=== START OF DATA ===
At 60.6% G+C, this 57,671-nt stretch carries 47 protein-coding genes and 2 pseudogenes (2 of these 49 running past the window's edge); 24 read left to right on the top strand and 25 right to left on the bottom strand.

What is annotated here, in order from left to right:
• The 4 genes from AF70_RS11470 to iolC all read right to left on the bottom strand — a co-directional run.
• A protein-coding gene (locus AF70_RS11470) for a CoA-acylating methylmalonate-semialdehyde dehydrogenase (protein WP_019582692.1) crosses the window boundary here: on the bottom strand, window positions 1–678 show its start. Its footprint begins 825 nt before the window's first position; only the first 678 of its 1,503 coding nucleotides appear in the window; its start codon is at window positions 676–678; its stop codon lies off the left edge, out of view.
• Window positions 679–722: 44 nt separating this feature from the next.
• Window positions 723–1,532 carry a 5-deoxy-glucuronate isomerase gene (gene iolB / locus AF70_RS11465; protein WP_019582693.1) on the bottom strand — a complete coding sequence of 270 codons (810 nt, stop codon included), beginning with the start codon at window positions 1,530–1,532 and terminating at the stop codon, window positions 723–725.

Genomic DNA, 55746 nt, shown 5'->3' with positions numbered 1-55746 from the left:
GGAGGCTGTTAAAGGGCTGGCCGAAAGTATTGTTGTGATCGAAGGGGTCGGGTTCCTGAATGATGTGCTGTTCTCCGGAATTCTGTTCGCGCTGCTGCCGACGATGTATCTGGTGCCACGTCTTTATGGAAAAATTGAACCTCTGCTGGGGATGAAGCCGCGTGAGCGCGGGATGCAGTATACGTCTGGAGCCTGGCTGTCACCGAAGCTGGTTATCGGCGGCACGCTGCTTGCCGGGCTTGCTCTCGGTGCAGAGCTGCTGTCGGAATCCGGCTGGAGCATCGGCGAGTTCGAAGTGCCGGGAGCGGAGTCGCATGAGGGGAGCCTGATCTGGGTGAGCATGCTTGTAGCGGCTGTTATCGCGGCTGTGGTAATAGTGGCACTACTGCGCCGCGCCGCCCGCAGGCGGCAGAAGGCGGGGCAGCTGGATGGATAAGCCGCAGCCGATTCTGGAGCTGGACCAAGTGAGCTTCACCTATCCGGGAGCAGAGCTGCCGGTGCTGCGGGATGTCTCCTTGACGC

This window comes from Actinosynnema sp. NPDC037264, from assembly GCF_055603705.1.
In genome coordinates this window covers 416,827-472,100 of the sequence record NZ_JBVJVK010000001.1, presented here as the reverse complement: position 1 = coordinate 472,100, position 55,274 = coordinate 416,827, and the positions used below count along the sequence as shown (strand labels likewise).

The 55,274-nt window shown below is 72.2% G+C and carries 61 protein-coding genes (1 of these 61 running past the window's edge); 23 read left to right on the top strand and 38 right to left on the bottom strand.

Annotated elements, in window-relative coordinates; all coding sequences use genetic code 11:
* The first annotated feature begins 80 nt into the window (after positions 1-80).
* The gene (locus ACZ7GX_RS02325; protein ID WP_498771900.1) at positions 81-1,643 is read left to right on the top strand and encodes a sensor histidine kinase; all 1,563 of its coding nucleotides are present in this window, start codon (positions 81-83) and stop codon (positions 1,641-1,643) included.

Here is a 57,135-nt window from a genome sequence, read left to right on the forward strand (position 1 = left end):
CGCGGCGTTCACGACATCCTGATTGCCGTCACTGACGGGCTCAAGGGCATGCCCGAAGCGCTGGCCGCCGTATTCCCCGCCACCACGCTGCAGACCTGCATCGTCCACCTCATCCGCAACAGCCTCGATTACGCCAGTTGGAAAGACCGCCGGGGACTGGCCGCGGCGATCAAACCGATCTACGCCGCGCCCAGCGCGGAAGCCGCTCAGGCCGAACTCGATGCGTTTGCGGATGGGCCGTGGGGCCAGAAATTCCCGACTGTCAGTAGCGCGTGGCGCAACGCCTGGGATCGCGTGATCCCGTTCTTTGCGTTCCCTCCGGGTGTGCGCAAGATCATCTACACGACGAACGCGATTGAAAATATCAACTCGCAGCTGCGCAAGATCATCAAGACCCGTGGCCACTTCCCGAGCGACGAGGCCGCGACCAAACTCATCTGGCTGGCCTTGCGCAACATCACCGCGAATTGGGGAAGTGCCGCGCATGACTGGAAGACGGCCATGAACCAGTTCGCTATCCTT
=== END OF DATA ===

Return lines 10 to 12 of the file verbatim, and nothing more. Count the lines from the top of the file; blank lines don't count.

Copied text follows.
In genome coordinates this window covers 416,827-472,100 of the sequence record NZ_JBVJVK010000001.1, presented here as the reverse complement: position 1 = coordinate 472,100, position 55,274 = coordinate 416,827, and the positions used below count along the sequence as shown (strand labels likewise).

The 55,274-nt window shown below is 72.2% G+C and carries 61 protein-coding genes (1 of these 61 running past the window's edge); 23 read left to right on the top strand and 38 right to left on the bottom strand.

Annotated elements, in window-relative coordinates; all coding sequences use genetic code 11: